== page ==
More tests set for Yellowstone, tributaries after fish kill

A view of the Yellowstone River running upstream between Livingston and Yellowstone National Park. Parts of the river have been closed since Friday after parasitic disease killed thousands of whitefish

The river has been closed in response to a widespread fish kill that has apparently claimed thousands of whitefish as well as other species - including trout.

On Monday officials said wildlife workers are going to carry out tests on fish from more parts of Montana to find out the extent of a disease called culprit in a huge fish kill along the Yellowstone River.

Montana is closing a 183-mile stretch of the Yellowstone River to all recreational activities to prevent the spread of a parasite that is believed to have killed tens of thousands of fish.

The closures will remain - possibly for months - until the fish deaths end, according to officials from Montana Fish, Wildlife and Parks.

This Saturday, Aug. 20, 2016, photo shows Eric Burge of Livingston, Mont., looking over the Yellowstone River after prematurely ending a multi-day rafting trip because Montana wildlife officials closed a stretch of the river.

Results of laboratory tests are expected within a few days of collection.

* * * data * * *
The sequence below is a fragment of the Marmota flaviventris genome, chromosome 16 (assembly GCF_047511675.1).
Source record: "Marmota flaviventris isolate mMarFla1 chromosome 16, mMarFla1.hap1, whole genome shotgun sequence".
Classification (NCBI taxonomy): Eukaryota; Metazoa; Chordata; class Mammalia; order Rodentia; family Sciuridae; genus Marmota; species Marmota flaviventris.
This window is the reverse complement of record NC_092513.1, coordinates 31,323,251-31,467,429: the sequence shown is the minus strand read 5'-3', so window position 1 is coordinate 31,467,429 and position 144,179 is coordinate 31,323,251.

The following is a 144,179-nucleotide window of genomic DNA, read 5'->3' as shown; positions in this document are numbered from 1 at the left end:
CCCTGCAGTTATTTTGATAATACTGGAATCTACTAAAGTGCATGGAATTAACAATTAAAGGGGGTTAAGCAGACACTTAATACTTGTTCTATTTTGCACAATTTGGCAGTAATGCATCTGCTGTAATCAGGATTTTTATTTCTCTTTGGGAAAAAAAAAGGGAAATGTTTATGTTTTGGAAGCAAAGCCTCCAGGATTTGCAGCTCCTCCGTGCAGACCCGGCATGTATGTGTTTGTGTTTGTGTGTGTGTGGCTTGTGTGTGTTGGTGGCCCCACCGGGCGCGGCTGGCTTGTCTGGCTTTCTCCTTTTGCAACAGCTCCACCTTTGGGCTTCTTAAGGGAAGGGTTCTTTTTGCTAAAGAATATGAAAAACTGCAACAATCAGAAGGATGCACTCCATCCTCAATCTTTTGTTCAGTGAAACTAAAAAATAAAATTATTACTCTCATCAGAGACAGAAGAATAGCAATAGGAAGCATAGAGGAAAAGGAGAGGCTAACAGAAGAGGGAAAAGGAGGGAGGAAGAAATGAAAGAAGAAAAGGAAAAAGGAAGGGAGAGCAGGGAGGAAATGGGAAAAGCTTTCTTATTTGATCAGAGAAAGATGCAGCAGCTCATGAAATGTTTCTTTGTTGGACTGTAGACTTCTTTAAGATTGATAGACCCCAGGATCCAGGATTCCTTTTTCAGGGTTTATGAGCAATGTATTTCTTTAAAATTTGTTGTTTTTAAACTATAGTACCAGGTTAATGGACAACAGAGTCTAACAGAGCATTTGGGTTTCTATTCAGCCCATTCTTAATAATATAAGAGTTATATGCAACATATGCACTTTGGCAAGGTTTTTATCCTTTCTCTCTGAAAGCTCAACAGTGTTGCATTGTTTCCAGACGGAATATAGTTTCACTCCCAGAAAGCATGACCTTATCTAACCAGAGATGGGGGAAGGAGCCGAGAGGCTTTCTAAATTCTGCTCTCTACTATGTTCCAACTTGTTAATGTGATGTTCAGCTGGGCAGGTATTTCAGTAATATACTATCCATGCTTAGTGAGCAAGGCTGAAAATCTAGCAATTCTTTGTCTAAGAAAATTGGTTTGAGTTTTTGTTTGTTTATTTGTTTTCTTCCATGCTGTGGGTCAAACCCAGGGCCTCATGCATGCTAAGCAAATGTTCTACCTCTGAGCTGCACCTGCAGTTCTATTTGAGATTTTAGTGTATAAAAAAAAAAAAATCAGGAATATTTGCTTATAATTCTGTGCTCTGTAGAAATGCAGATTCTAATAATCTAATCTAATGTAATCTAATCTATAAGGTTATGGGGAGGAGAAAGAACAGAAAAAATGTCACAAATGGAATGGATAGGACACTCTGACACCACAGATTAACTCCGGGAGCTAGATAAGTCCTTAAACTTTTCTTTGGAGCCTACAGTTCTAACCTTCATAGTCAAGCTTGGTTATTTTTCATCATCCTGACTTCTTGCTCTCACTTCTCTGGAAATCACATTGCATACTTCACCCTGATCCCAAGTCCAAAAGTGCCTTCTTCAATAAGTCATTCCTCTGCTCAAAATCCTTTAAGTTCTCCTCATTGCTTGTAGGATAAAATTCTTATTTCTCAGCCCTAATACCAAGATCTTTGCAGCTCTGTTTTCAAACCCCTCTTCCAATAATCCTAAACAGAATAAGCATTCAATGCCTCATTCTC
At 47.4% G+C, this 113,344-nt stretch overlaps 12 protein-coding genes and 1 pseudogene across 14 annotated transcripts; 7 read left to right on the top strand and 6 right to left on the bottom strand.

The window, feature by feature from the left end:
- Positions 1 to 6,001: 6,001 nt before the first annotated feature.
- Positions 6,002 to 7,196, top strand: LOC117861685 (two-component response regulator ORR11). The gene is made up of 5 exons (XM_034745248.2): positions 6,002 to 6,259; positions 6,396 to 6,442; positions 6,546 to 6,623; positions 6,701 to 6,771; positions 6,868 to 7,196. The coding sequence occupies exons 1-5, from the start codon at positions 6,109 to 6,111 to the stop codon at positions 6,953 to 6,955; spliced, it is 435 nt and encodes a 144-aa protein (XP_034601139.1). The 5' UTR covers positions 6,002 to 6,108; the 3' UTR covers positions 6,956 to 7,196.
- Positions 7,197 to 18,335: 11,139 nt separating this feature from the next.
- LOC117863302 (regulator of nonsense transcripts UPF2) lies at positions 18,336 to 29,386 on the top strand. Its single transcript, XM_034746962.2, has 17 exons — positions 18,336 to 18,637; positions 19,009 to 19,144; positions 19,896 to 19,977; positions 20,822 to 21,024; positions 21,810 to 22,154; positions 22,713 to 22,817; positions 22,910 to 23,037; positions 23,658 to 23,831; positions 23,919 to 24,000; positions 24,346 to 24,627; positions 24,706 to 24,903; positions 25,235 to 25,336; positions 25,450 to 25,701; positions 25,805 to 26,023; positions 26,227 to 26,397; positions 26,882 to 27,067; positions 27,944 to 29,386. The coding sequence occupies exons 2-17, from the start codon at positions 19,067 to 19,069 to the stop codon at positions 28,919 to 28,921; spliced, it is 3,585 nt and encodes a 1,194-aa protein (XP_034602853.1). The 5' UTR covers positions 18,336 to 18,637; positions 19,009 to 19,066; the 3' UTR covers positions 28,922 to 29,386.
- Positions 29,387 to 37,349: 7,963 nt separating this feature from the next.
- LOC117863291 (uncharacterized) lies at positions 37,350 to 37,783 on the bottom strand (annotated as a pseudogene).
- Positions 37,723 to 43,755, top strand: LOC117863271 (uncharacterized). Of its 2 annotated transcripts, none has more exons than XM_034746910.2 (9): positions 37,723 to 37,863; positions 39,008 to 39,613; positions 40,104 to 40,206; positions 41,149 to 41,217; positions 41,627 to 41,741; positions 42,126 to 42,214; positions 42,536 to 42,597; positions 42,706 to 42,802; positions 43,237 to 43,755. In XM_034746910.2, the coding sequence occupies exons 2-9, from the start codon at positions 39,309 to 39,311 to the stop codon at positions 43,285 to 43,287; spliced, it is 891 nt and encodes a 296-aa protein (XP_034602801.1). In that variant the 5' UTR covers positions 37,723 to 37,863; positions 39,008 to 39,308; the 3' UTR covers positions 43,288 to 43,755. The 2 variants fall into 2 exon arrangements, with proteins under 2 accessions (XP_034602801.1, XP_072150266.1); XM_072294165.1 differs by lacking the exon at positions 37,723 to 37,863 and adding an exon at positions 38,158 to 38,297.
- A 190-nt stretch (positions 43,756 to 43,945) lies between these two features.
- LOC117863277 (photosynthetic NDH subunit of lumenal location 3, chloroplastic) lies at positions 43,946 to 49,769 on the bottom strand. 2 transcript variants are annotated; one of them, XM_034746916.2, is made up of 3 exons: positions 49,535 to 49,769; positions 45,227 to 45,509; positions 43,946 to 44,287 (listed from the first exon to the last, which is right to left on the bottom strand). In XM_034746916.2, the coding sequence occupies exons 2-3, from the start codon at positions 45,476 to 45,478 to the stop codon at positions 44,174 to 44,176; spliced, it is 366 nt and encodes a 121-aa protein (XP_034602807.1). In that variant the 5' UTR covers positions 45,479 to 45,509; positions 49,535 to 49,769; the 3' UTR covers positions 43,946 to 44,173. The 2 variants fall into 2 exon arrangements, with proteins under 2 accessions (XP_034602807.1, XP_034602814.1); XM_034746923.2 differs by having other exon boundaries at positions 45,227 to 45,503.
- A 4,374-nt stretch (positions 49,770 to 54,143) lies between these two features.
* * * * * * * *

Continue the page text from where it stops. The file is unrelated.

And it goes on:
The culprit behind the massive fish kill is a parasite known to cause a development of proliferative kidney disease in infected animals.

The section of the Yellowstone River closed by the order begins at the northern boundary of Yellowstone National Park, in Gardiner, and continues east and south almost to Billings, the state's largest city. The ban includes all river activities, including fishing and rafting.

Fish, Wildlife and Parks officials said Friday the closure extends from Yellowstone National Park's northern boundary at Gardiner to Laurel, along with tributaries in those areas.

However, state officials have acknowledged the order is all but impossible to enforce and they're counting heavily on voluntary compliance.

Yellowstone spokeswoman Charissa Reid said park biologists are monitoring waters inside the park, which are upstream from the affected areas. As he washed down his raft with a washcloth, Burge said he was disappointed but was "here for the long haul".

Acknowledging the effect of the river's closure to anglers, floaters and on all of the many businesses that service such recreationists, Gov. Steve Bullock said "the impact goes far beyond the water's edge".

While some outfitters can secure permits to relocate their business to other rivers, Feigel said others won't be able to do so.

"The sheer parasite loading itself is nearly shocking the fish, that that's what's killing them", said Eileen Ryce, Montana Fish, Wildlife and Parks' hatchery section chief, during a Tuesday press conference along the banks of the Yellowstone River south of Livingston.